Trade With China: A Question of Balance
President Trump hasn’t been shy about his desire to put America on more equal trade footing with China, but business leaders have traditionally fought against efforts to force the trade rival into an agreement that’s more equitable for both sides. Dissent is growing, however, according to the American Chamber of Commerce in China’s (AmChamChina) 2017 Business Climate Survey.
Early in 2017, China opened its doors wider to foreign investment, but investors have complained that government regulators from the country’s government frequently intercede to make sure more money comes in than goes out. Four out of five companies feel foreign business is unwelcome in China, and more than 50 percent of American businesses operating in China claim that they receive unfair treatment when compared to Chinese companies, according to the AmChamChina survey. More than 80 percent don’t see the relationship improving any time soon.
As such, business leaders are increasingly willing to take risks in China to get the reciprocity they’ve historically been denied. While some are demanding an eye-for-an-eye approach—deny Chinese investors access to anything in the United States that American companies are denied in China—many stakeholders fear such aggressive action would spark a trade war, the results of which remain difficult to predict.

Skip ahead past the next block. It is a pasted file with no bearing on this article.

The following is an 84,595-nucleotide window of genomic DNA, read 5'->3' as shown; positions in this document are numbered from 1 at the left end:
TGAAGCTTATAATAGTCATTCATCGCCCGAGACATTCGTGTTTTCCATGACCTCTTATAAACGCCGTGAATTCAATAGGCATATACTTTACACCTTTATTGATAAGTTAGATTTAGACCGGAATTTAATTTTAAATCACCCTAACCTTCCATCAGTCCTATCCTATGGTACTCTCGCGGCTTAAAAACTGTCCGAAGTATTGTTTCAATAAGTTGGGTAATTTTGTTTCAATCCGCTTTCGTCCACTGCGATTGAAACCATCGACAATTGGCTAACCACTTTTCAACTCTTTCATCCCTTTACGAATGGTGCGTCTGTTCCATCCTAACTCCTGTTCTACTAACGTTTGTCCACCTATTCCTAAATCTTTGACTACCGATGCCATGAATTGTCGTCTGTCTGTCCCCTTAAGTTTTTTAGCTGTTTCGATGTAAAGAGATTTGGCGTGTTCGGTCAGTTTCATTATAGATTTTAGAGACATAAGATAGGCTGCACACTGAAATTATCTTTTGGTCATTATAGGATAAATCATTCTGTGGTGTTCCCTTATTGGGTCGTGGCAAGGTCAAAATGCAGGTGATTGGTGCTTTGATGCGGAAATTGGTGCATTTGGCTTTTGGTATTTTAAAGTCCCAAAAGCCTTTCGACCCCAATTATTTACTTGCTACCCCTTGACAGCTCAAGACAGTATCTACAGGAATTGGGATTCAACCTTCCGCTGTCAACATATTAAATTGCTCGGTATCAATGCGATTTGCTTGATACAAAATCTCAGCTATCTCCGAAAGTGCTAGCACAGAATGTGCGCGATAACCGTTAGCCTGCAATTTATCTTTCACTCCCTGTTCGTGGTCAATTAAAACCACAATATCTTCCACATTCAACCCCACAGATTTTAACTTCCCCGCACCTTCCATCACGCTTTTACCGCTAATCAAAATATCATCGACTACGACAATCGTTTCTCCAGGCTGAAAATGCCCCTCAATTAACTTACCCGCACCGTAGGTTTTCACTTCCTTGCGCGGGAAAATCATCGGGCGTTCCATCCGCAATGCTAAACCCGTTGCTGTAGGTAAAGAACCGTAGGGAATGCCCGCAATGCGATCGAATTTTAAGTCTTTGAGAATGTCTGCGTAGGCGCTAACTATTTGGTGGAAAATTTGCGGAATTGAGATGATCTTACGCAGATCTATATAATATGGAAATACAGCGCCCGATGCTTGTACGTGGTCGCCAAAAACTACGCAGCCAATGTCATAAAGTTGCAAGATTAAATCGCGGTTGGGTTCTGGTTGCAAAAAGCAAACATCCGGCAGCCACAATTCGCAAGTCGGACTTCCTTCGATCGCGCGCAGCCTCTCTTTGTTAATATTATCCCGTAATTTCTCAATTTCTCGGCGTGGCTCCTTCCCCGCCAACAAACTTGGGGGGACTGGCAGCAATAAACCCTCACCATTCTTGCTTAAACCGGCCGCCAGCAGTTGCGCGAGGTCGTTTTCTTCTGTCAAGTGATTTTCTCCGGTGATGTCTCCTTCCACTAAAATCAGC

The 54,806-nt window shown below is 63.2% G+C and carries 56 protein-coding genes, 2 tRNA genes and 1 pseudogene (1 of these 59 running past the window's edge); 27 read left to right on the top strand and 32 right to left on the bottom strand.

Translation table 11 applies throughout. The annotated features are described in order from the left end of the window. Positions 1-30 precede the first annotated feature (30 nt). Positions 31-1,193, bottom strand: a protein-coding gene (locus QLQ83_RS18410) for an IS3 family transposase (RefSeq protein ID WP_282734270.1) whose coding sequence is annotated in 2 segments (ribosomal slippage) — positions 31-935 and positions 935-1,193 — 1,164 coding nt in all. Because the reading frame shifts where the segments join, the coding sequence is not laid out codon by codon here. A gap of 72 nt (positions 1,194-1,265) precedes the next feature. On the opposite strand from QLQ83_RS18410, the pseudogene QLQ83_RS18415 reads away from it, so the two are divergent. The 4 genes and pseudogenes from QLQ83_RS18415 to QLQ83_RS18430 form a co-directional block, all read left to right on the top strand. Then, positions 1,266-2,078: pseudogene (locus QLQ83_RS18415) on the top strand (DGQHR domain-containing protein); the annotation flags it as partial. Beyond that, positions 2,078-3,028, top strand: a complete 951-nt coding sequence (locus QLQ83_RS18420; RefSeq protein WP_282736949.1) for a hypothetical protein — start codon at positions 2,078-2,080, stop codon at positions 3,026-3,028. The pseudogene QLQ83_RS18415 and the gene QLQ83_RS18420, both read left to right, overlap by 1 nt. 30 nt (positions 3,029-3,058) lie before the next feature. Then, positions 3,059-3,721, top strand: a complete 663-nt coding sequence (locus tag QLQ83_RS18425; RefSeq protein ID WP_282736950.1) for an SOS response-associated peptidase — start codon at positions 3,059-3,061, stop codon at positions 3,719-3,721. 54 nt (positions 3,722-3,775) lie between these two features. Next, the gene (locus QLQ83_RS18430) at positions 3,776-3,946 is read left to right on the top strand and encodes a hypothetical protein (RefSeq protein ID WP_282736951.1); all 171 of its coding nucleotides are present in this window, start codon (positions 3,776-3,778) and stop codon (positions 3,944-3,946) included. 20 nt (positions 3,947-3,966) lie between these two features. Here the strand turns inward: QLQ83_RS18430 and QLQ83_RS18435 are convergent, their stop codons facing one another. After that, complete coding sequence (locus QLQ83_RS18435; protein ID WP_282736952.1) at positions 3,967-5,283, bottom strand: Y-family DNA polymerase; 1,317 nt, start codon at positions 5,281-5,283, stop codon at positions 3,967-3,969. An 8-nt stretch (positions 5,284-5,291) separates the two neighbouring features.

The Trump administration’s official position, put forth in the National Trade Policy Agenda for 2017, released March 2017, appears to side with those U.S. companies that are tired of unequal opportunity: "It is time for a more aggressive approach. The Trump Administration will use all possible leverage to encourage other countries to give U.S. producers fair, reciprocal access to their markets. The purpose of this effort is to ensure that more markets are truly open to American goods and services and to enhance, rather than restrict, global trade and competition. Such a policy will help grow the global economy by breaking down long-standing trade barriers and promoting increased competition."
The best possible outcome would be a positive, reciprocal trade agreement in which both the United States and China benefit, but the odds of getting there without a lot of posturing and retaliation are slim. Shippers and providers holding stakes in China should be taking action to buffer whatever collateral damage might come from negotiations that are sure to get worse before they get better.